If you take a drive around the Southcoast you have probably seen quite a few trees missing quite a few leaves.

Many are pointing to a recent infestation of gypsy moths as the source of the problem. However, Mark Mello, research director at the Lloyd Center in Dartmouth, says they're not the only culprits.

"We had the winter moths, which were those little gray moths lying around in November and December, and they did an early job on the trees," said Mello "then the gypsy moths pretty much took over and finished the job in quite a few areas around here."

Mello says he believes that the worst is over and says most trees should be able to recover so long as its not a recurring event.

"If the trees don't get defoliated successively they can usually come back, they'll send out another set of leaves" says Mello "when they get defoliated year after year then that's a problem that can weaken and eventually kill the trees."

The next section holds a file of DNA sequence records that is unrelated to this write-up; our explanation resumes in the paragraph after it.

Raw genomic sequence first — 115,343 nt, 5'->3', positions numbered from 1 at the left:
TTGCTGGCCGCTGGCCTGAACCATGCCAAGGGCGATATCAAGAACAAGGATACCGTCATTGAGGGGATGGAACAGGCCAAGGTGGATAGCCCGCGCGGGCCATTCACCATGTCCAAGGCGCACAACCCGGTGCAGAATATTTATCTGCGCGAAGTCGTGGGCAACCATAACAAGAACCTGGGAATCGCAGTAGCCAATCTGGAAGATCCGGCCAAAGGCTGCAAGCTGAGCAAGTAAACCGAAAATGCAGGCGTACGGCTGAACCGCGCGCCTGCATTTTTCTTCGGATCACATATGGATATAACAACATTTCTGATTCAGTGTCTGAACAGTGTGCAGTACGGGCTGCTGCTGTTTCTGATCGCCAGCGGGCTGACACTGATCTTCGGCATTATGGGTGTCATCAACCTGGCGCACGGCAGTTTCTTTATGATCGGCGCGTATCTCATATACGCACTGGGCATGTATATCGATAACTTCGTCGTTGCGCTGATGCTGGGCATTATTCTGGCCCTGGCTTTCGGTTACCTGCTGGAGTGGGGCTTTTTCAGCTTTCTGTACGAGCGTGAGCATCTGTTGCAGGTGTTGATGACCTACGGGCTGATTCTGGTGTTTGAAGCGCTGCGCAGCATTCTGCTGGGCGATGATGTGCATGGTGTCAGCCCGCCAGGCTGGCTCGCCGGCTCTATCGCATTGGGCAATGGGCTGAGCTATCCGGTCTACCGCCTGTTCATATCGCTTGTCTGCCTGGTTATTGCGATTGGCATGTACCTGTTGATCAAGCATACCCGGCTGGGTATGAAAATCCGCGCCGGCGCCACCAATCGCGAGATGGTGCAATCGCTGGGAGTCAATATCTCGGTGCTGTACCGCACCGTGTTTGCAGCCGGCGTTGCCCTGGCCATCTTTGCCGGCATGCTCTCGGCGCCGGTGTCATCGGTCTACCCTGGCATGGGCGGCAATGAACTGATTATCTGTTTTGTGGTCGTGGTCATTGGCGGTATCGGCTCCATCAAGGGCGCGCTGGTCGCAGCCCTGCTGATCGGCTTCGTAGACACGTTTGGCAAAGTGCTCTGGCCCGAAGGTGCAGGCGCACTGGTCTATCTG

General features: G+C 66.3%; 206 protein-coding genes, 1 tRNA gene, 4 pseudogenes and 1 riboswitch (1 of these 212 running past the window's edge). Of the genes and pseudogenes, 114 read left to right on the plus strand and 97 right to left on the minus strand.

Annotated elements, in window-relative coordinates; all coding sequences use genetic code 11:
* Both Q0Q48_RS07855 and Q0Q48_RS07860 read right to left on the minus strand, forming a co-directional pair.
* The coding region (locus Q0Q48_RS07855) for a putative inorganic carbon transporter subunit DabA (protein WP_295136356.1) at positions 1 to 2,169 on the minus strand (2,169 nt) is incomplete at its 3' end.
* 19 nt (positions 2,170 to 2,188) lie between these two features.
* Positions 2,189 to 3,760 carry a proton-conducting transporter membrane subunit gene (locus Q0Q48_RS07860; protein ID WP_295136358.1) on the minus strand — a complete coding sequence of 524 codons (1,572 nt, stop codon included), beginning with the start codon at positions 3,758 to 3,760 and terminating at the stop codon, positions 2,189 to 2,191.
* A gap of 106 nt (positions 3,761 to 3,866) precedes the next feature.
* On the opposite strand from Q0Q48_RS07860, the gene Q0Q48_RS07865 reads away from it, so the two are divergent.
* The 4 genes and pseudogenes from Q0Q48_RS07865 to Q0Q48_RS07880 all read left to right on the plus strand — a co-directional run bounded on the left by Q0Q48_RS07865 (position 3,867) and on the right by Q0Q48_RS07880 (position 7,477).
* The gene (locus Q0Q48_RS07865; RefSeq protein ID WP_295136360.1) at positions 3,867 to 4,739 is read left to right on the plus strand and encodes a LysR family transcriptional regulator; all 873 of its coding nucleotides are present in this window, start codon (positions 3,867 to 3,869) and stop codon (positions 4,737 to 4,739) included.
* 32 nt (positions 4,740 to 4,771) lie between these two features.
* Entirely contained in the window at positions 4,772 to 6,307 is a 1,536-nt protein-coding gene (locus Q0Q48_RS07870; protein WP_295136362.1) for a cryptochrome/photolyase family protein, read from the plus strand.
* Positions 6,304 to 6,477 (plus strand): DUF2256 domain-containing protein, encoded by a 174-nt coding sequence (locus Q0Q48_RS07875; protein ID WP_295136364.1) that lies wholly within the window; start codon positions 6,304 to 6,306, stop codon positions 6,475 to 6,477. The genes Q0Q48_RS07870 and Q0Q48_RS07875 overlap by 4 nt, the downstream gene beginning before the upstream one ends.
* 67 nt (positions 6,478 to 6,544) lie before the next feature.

While it's too late to prevent an infestation for this year, Mello says there are some steps you can take to reduce the chance of an infestation next year.

"Look on the trunks and lower branches of the trees," says Mello "the females lay all their eggs in a mass that's kind of a cream color cotton looking thing, and you've got between now and next April to scrape them off the trees and get rid of them."

Mello also says that, based on the indicators he's seen so far, he doesn't expect next year's gypsy moth population to be as high as this year's.

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